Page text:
How To Grow a Self-Confident Daughter, Part 2

/ February 22nd, 2012/ Posted in Health / Comments Off on How To Grow a Self-Confident Daughter, Part 2

As she matures, respect her need for privacy — Be sensitive to your daughter’s need to separate from you as she grows up. If she doesn’t gradually begin to distance from you she will never be able to leave home. Be sensitive to her cues, as she attempts to set healthy boundaries with you. Her first attempts at setting healthy limits in relationships will be with you.

Give her increasing responsibility and freedom — Before she leaves home, help your daughter to learn that she can make good decisions and function independently. By your actions, let her know you believe in her judgment, and that mistakes are an inevitable part of the decision-making process. Self-reliance is a key component of self-confidence.

Help her understand the truth about male/female relationships — This is another delicate topic, so listen up! Are men and women equal? Absolutely! Are they the same? Absolutely not! Research has demonstrated that males inherently pursue challenges and tire of things too easily attained. They also need space from us. So teach your daughter to work with nature, not against it. In this way you will set her up for potential success in romantic relationships, not repeated heartbreak.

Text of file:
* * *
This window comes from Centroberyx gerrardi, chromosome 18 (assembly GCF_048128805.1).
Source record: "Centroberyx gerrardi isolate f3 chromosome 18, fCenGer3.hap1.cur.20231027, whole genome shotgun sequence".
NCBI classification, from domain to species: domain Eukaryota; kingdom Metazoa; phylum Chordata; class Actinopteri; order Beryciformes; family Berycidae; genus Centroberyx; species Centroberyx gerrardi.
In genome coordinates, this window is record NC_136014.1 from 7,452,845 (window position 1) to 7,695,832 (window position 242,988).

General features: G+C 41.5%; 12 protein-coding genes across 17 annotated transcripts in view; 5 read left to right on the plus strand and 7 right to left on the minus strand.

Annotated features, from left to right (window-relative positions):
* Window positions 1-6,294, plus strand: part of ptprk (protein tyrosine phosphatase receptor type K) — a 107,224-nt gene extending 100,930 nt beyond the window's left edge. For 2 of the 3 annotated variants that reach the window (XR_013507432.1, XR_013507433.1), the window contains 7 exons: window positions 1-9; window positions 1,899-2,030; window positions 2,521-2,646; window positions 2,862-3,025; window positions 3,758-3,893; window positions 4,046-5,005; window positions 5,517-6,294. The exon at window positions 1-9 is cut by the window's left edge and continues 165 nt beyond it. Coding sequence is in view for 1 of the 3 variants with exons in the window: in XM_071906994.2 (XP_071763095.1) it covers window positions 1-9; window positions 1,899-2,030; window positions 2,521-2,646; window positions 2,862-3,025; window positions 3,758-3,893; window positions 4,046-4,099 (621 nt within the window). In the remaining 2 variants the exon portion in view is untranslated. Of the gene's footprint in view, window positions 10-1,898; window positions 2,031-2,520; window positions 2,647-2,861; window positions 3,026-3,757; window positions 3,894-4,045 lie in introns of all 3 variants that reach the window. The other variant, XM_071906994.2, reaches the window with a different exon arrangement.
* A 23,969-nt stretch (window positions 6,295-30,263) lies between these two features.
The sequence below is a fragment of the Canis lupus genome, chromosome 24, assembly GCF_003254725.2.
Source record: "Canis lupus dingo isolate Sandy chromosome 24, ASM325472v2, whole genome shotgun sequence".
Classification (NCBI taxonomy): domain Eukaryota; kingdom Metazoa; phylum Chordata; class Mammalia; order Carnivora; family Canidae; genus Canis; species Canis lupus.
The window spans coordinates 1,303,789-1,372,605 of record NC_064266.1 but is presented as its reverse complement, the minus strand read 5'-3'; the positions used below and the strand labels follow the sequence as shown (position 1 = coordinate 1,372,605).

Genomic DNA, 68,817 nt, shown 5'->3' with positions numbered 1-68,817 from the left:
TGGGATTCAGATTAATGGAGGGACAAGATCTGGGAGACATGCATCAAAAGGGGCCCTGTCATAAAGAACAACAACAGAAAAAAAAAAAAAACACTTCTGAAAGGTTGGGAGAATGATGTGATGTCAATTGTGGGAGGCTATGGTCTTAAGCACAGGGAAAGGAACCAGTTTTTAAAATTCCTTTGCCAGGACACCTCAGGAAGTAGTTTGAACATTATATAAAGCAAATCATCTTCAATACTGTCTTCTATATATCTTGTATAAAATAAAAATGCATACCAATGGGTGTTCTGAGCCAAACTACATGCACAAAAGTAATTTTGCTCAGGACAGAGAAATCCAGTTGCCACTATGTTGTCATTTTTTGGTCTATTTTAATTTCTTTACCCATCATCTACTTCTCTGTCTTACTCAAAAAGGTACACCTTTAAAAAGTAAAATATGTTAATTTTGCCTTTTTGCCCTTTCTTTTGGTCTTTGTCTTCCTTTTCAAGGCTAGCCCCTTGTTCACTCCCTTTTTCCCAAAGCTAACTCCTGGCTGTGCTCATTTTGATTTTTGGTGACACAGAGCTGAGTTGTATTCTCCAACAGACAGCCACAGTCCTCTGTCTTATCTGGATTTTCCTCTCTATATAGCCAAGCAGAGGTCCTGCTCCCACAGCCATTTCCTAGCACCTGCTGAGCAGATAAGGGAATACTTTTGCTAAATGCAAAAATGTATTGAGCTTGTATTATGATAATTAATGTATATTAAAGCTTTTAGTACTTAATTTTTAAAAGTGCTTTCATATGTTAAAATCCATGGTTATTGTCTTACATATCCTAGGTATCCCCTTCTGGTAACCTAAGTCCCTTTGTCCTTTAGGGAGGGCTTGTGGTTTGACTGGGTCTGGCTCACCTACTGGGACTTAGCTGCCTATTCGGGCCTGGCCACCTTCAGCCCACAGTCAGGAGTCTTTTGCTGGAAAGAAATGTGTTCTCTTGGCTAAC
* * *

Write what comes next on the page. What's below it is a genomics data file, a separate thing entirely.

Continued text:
Encourage her to do for others — Here’s a news flash: Girls can become totally self-consumed. Focusing on someone else will help put your daughter’s problems and perceived shortcomings in perspective for her. And making a difference in the lives of others will do wonders for her confidence. Encourage her to volunteer in your community. Best of all, do this with her!

As a woman and role model, get your own house in order — Remember that she will pattern herself much more after what you do than what you say. If you want her to establish healthy relationships, work on your own.

If you’d like her to have direction and purpose, determine what you are passionate about and pursue it. If you hope she will develop self-discipline, work on this yourself.
If you fall short on any of these steps, don’t despair. Instead, applaud the healthy efforts you have made, and begin adding new steps one at a time. Your daughter will thank you for it … way down the road!


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